As has been rightly observed, it was the growing strenght and confidence of Jaja, not weakness, which provoked European intervention against him.
For a period, Jaja was at loggerheads with John Holt of Liverpool over attempts by John Holt to penetrate Jaja's market in Qua Ibo river. While that was on, Liverpool members of the African Association were pressing for strong action against Jaja over what they described as "falling rates of profit".
What historians described as the "ruthless side" of Jaja would today pass for what we call "defence of national interest". To remain the power broker in the Delta, Jaja built up a formidable "army". His army was so powerful that he sent a contingent to fight in the Ashanti war of 1875. The contingent's performance eventually earned King Jaja an award of a sword by Queen Victoria, the reigning monarch in Britain then.
In trying to protect his kingdom's "national interest", King Jaja dealt severe blows on the Qua Ibo people in 1881. He raided about seven of their villages, captured many, and executed about 100 people for engaging in direct trade with the Europeans.
Jaja would in his majesty, would not allow any whiteman to underplay the importance of his position as a king. He demanded and got due respect from those who came into contact with him. It was true he placed his country under British protection when he founded it, but King Jaja ensured that there was no clause to guarantee freedom of trade in his zone.
In an attempt to break his monopoly of trade, the European traders operating in the Delta area formed an association - the Amalgamated Association. As an intelligence man, King Jaja countered their action. He meandered through and struck another deal with Alexander Miller Brothers and Co of Glasgow. He ensured that the new trading partners agreed to his terms of trade, thus once again subjecting foreign interests in his domain to another round of loss of profits.
Thereafter, the pressures became heavier on the British government to do something to curtail the powers of King Jaja of Opobo.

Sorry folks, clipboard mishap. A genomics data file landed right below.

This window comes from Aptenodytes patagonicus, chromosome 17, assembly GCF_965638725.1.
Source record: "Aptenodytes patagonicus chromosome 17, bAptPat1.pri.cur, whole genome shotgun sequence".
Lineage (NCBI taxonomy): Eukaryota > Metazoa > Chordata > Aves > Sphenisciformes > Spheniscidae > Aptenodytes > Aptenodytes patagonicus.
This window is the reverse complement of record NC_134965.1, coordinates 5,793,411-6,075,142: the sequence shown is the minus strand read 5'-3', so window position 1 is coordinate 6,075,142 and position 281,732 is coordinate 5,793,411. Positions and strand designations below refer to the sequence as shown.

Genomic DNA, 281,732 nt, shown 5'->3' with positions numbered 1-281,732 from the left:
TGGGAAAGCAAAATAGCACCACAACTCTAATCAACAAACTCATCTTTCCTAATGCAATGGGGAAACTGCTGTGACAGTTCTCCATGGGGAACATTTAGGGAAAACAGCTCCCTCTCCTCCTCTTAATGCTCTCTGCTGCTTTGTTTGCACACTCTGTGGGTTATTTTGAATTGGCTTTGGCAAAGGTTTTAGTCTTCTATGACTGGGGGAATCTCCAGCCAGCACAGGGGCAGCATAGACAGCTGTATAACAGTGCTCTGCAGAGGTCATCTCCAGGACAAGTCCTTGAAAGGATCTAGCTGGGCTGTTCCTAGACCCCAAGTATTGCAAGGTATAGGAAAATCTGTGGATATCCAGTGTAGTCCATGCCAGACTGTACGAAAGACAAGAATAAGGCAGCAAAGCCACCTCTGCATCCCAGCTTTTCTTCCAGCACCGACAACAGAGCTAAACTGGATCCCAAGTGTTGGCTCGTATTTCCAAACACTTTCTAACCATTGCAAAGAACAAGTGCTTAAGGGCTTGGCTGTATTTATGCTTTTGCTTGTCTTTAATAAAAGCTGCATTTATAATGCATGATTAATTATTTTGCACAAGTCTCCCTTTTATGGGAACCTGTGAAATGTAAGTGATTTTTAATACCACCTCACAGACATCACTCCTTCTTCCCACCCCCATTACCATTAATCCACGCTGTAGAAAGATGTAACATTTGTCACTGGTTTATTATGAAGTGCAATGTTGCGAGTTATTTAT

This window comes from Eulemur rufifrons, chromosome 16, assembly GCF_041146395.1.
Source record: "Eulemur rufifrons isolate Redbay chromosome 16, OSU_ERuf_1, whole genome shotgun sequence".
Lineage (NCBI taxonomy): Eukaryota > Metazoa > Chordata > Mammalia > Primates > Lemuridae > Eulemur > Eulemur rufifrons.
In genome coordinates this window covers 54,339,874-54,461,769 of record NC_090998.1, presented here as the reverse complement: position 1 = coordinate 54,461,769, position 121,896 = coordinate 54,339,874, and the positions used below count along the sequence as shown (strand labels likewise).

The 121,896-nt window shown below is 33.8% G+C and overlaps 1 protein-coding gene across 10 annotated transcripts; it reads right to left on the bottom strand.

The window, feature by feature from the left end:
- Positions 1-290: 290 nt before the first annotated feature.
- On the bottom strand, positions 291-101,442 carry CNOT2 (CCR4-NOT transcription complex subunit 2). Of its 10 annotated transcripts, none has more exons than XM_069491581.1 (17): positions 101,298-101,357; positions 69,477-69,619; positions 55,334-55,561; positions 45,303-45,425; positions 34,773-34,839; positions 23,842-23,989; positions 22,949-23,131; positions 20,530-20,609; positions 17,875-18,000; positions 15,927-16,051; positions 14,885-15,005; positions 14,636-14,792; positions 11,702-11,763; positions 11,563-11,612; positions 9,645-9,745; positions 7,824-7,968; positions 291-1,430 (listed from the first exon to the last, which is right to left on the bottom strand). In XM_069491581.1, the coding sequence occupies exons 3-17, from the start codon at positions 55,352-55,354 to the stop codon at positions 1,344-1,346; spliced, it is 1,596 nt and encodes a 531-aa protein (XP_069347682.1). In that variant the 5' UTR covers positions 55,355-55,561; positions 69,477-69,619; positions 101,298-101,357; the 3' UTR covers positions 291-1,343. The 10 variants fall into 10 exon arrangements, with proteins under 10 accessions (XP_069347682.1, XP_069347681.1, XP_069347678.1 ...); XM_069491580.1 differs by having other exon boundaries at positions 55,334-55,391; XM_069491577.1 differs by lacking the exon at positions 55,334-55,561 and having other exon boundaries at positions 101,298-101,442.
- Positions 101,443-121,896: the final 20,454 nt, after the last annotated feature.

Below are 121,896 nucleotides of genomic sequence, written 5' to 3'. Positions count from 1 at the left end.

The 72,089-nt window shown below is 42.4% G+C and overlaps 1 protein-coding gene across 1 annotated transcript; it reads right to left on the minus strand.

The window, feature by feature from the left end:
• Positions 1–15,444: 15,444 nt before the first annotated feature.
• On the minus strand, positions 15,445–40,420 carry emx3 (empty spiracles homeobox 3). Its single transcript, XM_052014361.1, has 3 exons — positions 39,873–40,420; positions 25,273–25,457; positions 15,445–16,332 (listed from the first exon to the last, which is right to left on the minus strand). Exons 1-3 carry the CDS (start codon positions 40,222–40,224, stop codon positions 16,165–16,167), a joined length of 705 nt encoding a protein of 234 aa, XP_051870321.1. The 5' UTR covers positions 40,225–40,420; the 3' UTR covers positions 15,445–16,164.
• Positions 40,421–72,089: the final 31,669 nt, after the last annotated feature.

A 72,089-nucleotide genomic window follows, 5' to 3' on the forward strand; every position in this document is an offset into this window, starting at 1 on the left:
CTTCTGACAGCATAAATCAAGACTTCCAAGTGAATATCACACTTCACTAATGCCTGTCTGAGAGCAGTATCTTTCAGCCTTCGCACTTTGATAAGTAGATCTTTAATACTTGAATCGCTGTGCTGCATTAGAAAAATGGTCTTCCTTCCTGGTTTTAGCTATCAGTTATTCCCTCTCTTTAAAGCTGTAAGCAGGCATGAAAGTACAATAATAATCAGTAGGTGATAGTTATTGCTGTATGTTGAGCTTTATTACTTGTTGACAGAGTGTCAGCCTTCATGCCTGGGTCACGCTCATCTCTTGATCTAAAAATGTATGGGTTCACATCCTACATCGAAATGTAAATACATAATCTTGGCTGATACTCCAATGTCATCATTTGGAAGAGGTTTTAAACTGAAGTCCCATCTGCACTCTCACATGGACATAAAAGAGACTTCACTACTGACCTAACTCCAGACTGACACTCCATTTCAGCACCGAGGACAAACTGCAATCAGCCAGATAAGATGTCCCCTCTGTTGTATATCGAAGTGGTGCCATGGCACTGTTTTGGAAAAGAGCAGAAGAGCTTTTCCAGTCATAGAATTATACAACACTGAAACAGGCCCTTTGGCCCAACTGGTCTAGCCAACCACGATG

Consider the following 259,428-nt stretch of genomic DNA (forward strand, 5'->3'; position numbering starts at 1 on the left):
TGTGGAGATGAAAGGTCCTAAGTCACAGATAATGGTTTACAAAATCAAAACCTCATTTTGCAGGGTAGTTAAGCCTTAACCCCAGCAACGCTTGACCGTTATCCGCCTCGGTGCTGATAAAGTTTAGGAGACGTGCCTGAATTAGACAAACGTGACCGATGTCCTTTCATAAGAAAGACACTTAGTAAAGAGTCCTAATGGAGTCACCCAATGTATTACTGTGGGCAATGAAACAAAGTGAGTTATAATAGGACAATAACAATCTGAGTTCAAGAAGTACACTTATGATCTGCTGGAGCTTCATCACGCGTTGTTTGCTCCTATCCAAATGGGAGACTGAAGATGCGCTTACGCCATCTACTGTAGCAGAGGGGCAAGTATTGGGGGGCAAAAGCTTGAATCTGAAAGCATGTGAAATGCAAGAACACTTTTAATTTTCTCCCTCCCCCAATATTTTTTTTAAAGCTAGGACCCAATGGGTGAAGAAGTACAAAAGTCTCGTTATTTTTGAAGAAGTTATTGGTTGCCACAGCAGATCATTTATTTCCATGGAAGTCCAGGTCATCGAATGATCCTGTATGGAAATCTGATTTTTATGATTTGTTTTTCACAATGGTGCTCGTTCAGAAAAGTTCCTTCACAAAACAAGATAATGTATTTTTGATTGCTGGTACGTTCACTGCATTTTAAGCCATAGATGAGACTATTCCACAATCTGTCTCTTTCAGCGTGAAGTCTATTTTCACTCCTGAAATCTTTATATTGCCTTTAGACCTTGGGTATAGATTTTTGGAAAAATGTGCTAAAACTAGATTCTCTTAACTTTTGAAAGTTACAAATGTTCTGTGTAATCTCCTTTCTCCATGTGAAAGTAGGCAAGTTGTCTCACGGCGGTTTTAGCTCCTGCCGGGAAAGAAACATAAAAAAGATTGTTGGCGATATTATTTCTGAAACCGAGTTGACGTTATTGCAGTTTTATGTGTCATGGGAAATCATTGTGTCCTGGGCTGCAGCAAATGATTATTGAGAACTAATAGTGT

One such open expression of disgust was reflected in the message sent by the British Consul to the Home Office. He was apparently referring to King Jaja when he talked of "disjointed and incoherent utterances" of African protest because, all along , King Jaja made it an "operation measure for measure". He spoke his mind loud and clear over any issue which he felt the foreigner were doing anything detrimental to the to the independence of his people and kingdom.
By 1887, it had become clear that King Jaja of Opobo was a thorn in the flesh of the colonialists. As would be expected, the colonial masters framed him up. He was invited aboard a consular ship for discussions by the Vice-Cosul Johnston. Even then, King Jaja still showed high level of intelligence. He demanded that his security be guaranteed before he would honour the invitation. The colonialists tricked him into believing that nothing negative was going to happen to him and he went.
Subsequently, he was tricked to Accra, Ghana (then Gold Coast) where he was tried and found guilty of blocking the highway of trade and failure to honour an article of his treaty with Britain. Jaja was then deported to the West Indies and allowed a yearly pension of e800.
Like all men of courage, King Jaja lost life while he could still have been useful to his nation. For on his way home from exile in June 1891, the great hero breathed his last.